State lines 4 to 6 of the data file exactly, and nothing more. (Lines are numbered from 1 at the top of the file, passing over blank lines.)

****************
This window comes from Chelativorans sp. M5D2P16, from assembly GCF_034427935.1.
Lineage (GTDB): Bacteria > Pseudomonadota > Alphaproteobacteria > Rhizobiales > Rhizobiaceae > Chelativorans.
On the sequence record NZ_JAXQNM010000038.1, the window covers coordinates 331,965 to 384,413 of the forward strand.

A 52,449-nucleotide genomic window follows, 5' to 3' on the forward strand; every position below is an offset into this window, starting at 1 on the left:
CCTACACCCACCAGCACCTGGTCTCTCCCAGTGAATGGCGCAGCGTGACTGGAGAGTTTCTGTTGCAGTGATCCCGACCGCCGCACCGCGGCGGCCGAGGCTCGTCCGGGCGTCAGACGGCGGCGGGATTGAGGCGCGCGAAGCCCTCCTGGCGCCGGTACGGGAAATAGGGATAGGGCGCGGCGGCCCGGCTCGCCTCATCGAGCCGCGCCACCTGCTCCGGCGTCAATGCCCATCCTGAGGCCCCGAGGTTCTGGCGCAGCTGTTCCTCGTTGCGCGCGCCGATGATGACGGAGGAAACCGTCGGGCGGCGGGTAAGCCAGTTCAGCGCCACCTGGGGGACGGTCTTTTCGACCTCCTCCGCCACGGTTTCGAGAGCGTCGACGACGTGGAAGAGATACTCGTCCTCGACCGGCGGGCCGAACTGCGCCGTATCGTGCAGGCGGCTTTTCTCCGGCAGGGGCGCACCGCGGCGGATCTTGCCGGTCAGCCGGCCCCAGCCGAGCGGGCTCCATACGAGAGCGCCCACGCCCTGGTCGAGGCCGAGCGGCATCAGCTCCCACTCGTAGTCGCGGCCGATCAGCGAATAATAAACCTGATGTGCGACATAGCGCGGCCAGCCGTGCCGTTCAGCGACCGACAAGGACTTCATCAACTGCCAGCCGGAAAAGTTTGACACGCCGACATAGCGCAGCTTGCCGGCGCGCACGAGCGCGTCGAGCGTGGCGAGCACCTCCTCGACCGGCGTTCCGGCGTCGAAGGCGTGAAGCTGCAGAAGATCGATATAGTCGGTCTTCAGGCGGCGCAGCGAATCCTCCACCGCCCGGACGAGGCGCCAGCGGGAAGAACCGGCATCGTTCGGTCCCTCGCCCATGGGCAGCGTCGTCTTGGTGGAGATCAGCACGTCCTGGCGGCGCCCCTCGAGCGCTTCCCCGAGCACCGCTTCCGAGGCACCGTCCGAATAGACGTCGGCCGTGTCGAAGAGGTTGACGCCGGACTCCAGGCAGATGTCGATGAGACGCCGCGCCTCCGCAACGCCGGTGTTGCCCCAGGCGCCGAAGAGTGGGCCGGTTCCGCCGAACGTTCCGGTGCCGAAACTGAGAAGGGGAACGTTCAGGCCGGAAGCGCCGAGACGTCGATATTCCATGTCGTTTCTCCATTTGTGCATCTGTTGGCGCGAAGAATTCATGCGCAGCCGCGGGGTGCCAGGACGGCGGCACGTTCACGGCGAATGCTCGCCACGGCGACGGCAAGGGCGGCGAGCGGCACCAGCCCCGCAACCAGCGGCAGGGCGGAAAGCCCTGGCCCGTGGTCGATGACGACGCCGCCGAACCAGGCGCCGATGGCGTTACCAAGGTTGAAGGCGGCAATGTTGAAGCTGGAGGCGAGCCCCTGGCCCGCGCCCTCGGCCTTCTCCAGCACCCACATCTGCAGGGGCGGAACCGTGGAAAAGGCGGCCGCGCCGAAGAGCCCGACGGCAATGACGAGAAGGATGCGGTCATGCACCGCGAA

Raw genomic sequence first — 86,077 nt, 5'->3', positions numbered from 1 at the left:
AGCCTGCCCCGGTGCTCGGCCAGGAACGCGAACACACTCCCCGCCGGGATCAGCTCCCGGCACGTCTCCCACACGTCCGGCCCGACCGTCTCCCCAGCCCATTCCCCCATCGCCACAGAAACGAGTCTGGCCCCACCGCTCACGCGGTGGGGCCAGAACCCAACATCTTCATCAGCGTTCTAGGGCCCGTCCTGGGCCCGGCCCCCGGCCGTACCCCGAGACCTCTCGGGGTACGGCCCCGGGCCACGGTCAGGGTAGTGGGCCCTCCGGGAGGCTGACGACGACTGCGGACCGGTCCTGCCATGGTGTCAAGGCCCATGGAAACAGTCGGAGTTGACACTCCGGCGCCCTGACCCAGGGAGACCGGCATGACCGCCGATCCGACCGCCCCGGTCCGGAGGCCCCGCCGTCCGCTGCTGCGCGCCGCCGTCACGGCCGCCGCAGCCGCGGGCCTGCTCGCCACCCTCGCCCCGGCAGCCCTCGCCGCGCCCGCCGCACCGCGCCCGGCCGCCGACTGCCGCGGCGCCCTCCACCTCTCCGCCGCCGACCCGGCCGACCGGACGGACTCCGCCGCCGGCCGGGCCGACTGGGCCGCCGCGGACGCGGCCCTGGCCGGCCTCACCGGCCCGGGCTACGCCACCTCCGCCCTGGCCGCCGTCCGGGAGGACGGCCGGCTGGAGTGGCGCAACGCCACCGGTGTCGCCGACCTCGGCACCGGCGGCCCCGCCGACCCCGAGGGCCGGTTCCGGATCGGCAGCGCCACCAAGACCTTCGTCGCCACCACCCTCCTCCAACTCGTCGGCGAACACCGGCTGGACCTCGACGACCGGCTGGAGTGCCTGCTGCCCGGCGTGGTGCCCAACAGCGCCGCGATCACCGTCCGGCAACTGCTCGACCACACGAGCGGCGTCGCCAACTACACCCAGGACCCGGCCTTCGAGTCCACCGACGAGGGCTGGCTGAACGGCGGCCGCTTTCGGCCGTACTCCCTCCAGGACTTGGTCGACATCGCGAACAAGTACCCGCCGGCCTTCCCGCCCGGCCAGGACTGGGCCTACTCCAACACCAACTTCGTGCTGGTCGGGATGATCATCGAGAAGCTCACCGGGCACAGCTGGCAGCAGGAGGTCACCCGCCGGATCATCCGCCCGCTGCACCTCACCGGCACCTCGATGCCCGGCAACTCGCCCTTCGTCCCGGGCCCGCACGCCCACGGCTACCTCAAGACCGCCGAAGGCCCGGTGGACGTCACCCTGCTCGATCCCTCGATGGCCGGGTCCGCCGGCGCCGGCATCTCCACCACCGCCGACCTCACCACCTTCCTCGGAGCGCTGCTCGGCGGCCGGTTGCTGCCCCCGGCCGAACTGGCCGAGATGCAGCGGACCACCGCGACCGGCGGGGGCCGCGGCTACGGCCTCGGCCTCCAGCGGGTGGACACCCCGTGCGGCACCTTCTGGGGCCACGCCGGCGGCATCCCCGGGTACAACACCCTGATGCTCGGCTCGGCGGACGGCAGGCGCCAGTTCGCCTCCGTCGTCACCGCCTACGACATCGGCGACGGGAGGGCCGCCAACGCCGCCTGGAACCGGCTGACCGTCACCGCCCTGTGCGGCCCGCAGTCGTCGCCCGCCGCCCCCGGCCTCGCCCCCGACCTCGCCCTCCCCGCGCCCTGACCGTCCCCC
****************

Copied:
A 52,449-nucleotide genomic window follows, 5' to 3' on the forward strand; every position below is an offset into this window, starting at 1 on the left:
CCTACACCCACCAGCACCTGGTCTCTCCCAGTGAATGGCGCAGCGTGACTGGAGAGTTTCTGTTGCAGTGATCCCGACCGCCGCACCGCGGCGGCCGAGGCTCGTCCGGGCGTCAGACGGCGGCGGGATTGAGGCGCGCGAAGCCCTCCTGGCGCCGGTACGGGAAATAGGGATAGGGCGCGGCGGCCCGGCTCGCCTCATCGAGCCGCGCCACCTGCTCCGGCGTCAATGCCCATCCTGAGGCCCCGAGGTTCTGGCGCAGCTGTTCCTCGTTGCGCGCGCCGATGATGACGGAGGAAACCGTCGGGCGGCGGGTAAGCCAGTTCAGCGCCACCTGGGGGACGGTCTTTTCGACCTCCTCCGCCACGGTTTCGAGAGCGTCGACGACGTGGAAGAGATACTCGTCCTCGACCGGCGGGCCGAACTGCGCCGTATCGTGCAGGCGGCTTTTCTCCGGCAGGGGCGCACCGCGGCGGATCTTGCCGGTCAGCCGGCCCCAGCCGAGCGGGCTCCATACGAGAGCGCCCACGCCCTGGTCGAGGCCGAGCGGCATCAGCTCCCACTCGTAGTCGCGGCCGATCAGCGAATAATAAACCTGATGTGCGACATAGCGCGGCCAGCCGTGCCGTTCAGCGACCGACAAGGACTTCATCAACTGCCAGCCGGAAAAGTTTGACACGCCGACATAGCGCAGCTTGCCGGCGCGCACGAGCGCGTCGAGCGTGGCGAGCACCTCCTCGACCGGCGTTCCGGCGTCGAAGGCGTGAAGCTGCAGAAGATCGATATAGTCGGTCTTCAGGCGGCGCAGCGAATCCTCCACCGCCCGGACGAGGCGCCAGCGGGAAGAACCGGCATCGTTCGGTCCCTCGCCCATGGGCAGCGTCGTCTTGGTGGAGATCAGCACGTCCTGGCGGCGCCCCTCGAGCGCTTCCCCGAGCACCGCTTCCGAGGCACCGTCCGAATAGACGTCGGCCGTGTCGAAGAGGTTGACGCCGGACTCCAGGCAGATGTCGATGAGACGCCGCGCCTCCGCAACGCCGGTGTTGCCCCAGGCGCCGAAGAGTGGGCCGGTTCCGCCGAACGTTCCGGTGCCGAAACTGAGAAGGGGAACGTTCAGGCCGGAAGCGCCGAGACGTCGATATTCCATGTCGTTTCTCCATTTGTGCATCTGTTGGCGCGAAGAATTCATGCGCAGCCGCGGGGTGCCAGGACGGCGGCACGTTCACGGCGAATGCTCGCCACGGCGACGGCAAGGGCGGCGAGCGGCACCAGCCCCGCAACCAGCGGCAGGGCGGAAAGCCCTGGCCCGTGGTCGATGACGACGCCGCCGAACCAGGCGCCGATGGCGTTACCAAGGTTGAAGGCGGCAATGTTGAAGCTGGAGGCGAGCCCCTGGCCCGCGCCCTCGGCCTTCTCCAGCACCCACATCTGCAGGGGCGGAACCGTGGAAAAGGCGGCCGCGCCGAAGAGCCCGACGGCAATGACGAGAAGGATGCGGTCATGCACCGCGAA

Raw genomic sequence first — 86,077 nt, 5'->3', positions numbered from 1 at the left: